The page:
Aerobic Exercise Classes Ansonia CT

You always know that doing exercise is good for your health, but you just don't know how. In fact, physical exercise has been clearly shown to help control blood pressure, as well as to fight obesity, anxiety, and diseases such as cancer.

Ansonia Rod and Gun Club
(203) 734-9850
101 Benz St
Ansonia, CT
Rcon Fitness Zone Llc
(203) 881-0685
39 New Haven Rd Ste 14
Seymour, CT
Derby Snap Fitness
(203) 463-4224
656 New Haven Ave.
Derby, CT
Programs & Services
Circuit Training, Elliptical Trainers, Free Weights, Personal Training, Pilates, Stair Climber, Stationary Bikes, Towel Service, Treadmill, Weight Machines

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American Hapkido
(203) 888-1957
90 Main St
Seymour, CT
Bio Dynamix
(203) 225-0772
3 Corporate Dr
Shelton, CT
Ultra Fitness LLC
(203) 734-3996
600 New Haven Ave
Derby, CT
George J Hummel Little League
(203) 888-4086
12 Chestnut St
Seymour, CT
Peak Fitness
(203) 888-8983
1 Klarides Village Dr
Seymour, CT
Curves Ansonia CT
49 Pershing Dr., Ste. 12
Derby, CT
Programs & Services
Aerobics, Body Sculpting, Cardio Equipment, Cardio Equipment, Circuit Training, Group Exercise Studio, Gym Classes, Gym Equipment, Gym Sports, Silver Sneakers, Zumba

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Valley Fitness Center II
(203) 929-2944
6 Todd Rd
Shelton, CT
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About High Blood Pressure and Exercise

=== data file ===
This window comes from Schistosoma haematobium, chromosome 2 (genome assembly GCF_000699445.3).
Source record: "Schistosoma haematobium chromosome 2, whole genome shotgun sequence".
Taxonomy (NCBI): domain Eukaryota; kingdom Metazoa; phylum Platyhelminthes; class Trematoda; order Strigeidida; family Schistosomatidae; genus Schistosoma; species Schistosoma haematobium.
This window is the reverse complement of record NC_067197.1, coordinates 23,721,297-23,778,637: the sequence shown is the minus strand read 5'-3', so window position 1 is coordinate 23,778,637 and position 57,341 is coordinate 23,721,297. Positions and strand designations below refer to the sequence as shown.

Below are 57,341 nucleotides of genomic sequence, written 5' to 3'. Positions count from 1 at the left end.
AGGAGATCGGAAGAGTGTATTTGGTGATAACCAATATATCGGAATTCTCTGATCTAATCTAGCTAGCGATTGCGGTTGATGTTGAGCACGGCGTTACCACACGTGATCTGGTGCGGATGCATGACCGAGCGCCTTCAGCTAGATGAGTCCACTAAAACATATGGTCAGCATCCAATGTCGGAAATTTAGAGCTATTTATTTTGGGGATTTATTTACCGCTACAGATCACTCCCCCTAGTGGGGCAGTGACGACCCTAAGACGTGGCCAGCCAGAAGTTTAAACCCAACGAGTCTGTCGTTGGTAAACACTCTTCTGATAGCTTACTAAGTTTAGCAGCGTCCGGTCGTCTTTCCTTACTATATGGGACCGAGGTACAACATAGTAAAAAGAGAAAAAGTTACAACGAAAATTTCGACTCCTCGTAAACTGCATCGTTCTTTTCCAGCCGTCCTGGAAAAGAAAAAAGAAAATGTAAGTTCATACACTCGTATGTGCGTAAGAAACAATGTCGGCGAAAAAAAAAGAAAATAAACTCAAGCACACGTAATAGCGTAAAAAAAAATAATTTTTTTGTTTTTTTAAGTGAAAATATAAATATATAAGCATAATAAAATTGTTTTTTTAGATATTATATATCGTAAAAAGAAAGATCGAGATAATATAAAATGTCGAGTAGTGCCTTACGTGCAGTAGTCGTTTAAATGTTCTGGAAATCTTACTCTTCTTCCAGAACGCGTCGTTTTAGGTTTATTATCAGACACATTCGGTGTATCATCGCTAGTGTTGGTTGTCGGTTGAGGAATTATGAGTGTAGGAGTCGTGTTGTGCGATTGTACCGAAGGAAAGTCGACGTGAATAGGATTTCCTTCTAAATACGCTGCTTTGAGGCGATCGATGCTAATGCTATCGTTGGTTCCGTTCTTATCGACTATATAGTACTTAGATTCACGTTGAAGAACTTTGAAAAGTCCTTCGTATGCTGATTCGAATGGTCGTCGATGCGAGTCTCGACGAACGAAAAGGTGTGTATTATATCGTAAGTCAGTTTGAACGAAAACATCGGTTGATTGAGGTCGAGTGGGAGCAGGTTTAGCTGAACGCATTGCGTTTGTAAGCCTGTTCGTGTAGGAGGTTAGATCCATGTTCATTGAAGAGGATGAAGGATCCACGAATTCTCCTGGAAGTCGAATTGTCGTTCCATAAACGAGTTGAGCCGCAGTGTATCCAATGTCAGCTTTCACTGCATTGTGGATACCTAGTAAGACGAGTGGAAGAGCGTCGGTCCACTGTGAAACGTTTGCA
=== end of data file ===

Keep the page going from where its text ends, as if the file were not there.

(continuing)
Provided by: 

By Steele Belok, m.d.

Q: I know exercise is good for my health, but I’m worried about spiking my high blood pressure even higher. Any recommendations?

A: Physical exercise has been clearly shown to help control blood pressure, as well as to fight obesity, anxiety, and diseases such as cancer. Vedic practitioners believe that 20 to 40 minutes of mild aerobic exercise each day is a good goal. Brisk walking has been shown to reduce the risk of heart attacks and angina about as much as the cholesterol-lowering prescription drugs called statins, and people of almost any age and ability can do it.

Another great option is yoga, which is specifically designed to promote balance in mind and body. Studies conducted in India have shown that yoga has beneficial effects on hypertension and cardiovascular disease. All the yoga positions can promote relaxation, but the one known as shivassana, in which you lie perfectly still on the floor with palms facing up, is particularly helpful—I recommend that my patients spend a few minutes in this pose at the end of every yoga session. It’s also a good idea to include five minutes of pranayama (alternate nostril breathing), a technique that slows the breath, settles the mind, and relaxes the body, after yoga and before meditation.

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